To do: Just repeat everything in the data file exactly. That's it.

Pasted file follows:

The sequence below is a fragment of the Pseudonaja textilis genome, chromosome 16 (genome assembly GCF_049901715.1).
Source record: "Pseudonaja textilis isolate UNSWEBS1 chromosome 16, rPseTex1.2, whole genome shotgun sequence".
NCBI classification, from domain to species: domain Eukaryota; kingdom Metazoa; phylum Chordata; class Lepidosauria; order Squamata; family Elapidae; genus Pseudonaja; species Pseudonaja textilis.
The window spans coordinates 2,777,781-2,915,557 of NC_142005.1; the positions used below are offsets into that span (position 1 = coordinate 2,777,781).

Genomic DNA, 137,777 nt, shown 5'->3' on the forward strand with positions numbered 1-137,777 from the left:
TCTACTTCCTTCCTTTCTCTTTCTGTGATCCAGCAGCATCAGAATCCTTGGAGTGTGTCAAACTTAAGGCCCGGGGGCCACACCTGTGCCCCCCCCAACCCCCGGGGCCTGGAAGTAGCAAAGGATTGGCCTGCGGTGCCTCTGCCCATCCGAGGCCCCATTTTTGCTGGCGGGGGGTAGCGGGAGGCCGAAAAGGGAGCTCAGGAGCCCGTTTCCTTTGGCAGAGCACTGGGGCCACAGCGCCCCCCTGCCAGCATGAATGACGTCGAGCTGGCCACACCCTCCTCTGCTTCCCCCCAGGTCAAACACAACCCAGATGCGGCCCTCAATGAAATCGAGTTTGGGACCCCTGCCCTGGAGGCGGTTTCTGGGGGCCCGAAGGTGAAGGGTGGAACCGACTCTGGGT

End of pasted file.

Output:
The sequence below is a fragment of the Pseudonaja textilis genome, chromosome 16 (genome assembly GCF_049901715.1).
Source record: "Pseudonaja textilis isolate UNSWEBS1 chromosome 16, rPseTex1.2, whole genome shotgun sequence".
NCBI classification, from domain to species: domain Eukaryota; kingdom Metazoa; phylum Chordata; class Lepidosauria; order Squamata; family Elapidae; genus Pseudonaja; species Pseudonaja textilis.
The window spans coordinates 2,777,781-2,915,557 of NC_142005.1; the positions used below are offsets into that span (position 1 = coordinate 2,777,781).

Genomic DNA, 137,777 nt, shown 5'->3' on the forward strand with positions numbered 1-137,777 from the left:
TCTACTTCCTTCCTTTCTCTTTCTGTGATCCAGCAGCATCAGAATCCTTGGAGTGTGTCAAACTTAAGGCCCGGGGGCCACACCTGTGCCCCCCCCAACCCCCGGGGCCTGGAAGTAGCAAAGGATTGGCCTGCGGTGCCTCTGCCCATCCGAGGCCCCATTTTTGCTGGCGGGGGGTAGCGGGAGGCCGAAAAGGGAGCTCAGGAGCCCGTTTCCTTTGGCAGAGCACTGGGGCCACAGCGCCCCCCTGCCAGCATGAATGACGTCGAGCTGGCCACACCCTCCTCTGCTTCCCCCCAGGTCAAACACAACCCAGATGCGGCCCTCAATGAAATCGAGTTTGGGACCCCTGCCCTGGAGGCGGTTTCTGGGGGCCCGAAGGTGAAGGGTGGAACCGACTCTGGGT